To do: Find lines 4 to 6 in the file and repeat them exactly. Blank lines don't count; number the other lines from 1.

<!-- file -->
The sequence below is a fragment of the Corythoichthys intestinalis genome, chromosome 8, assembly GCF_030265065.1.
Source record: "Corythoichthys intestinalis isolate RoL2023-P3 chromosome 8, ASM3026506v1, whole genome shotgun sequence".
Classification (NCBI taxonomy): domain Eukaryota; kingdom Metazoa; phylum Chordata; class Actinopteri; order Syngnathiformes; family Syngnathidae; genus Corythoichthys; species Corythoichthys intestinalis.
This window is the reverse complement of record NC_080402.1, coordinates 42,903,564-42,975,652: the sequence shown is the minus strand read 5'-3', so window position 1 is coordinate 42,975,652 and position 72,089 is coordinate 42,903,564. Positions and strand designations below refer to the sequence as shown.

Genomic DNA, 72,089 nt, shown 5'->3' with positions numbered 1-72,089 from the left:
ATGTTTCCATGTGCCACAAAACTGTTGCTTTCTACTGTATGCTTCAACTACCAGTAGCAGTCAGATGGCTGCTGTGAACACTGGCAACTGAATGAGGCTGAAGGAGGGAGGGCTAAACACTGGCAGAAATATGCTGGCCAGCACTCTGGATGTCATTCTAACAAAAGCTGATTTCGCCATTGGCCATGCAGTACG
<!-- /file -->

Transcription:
This window is the reverse complement of record NC_080402.1, coordinates 42,903,564-42,975,652: the sequence shown is the minus strand read 5'-3', so window position 1 is coordinate 42,975,652 and position 72,089 is coordinate 42,903,564. Positions and strand designations below refer to the sequence as shown.

Genomic DNA, 72,089 nt, shown 5'->3' with positions numbered 1-72,089 from the left:
ATGTTTCCATGTGCCACAAAACTGTTGCTTTCTACTGTATGCTTCAACTACCAGTAGCAGTCAGATGGCTGCTGTGAACACTGGCAACTGAATGAGGCTGAAGGAGGGAGGGCTAAACACTGGCAGAAATATGCTGGCCAGCACTCTGGATGTCATTCTAACAAAAGCTGATTTCGCCATTGGCCATGCAGTACG